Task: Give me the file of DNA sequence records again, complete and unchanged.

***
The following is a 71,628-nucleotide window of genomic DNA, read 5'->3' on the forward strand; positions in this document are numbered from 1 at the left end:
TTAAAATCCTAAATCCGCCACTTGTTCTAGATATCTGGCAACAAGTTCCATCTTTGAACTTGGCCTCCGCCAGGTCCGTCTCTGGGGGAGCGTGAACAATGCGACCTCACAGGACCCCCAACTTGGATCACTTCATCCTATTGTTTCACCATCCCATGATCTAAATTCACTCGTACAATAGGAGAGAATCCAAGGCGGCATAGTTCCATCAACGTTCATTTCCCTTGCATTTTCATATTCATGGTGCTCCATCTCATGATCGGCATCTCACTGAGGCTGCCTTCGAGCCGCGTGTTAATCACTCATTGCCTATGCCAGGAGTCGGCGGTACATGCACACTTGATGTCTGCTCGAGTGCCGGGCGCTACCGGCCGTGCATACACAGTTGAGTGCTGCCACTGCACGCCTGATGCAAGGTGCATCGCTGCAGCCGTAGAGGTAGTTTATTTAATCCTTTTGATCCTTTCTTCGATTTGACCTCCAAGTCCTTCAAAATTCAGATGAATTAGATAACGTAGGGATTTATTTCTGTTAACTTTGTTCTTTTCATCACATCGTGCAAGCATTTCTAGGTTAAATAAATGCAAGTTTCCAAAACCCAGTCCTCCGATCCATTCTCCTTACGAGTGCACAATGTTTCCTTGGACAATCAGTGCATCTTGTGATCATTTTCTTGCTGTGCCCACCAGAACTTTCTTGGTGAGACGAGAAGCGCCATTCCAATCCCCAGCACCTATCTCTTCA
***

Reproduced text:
The following is a 71,628-nucleotide window of genomic DNA, read 5'->3' on the forward strand; positions in this document are numbered from 1 at the left end:
TTAAAATCCTAAATCCGCCACTTGTTCTAGATATCTGGCAACAAGTTCCATCTTTGAACTTGGCCTCCGCCAGGTCCGTCTCTGGGGGAGCGTGAACAATGCGACCTCACAGGACCCCCAACTTGGATCACTTCATCCTATTGTTTCACCATCCCATGATCTAAATTCACTCGTACAATAGGAGAGAATCCAAGGCGGCATAGTTCCATCAACGTTCATTTCCCTTGCATTTTCATATTCATGGTGCTCCATCTCATGATCGGCATCTCACTGAGGCTGCCTTCGAGCCGCGTGTTAATCACTCATTGCCTATGCCAGGAGTCGGCGGTACATGCACACTTGATGTCTGCTCGAGTGCCGGGCGCTACCGGCCGTGCATACACAGTTGAGTGCTGCCACTGCACGCCTGATGCAAGGTGCATCGCTGCAGCCGTAGAGGTAGTTTATTTAATCCTTTTGATCCTTTCTTCGATTTGACCTCCAAGTCCTTCAAAATTCAGATGAATTAGATAACGTAGGGATTTATTTCTGTTAACTTTGTTCTTTTCATCACATCGTGCAAGCATTTCTAGGTTAAATAAATGCAAGTTTCCAAAACCCAGTCCTCCGATCCATTCTCCTTACGAGTGCACAATGTTTCCTTGGACAATCAGTGCATCTTGTGATCATTTTCTTGCTGTGCCCACCAGAACTTTCTTGGTGAGACGAGAAGCGCCATTCCAATCCCCAGCACCTATCTCTTCA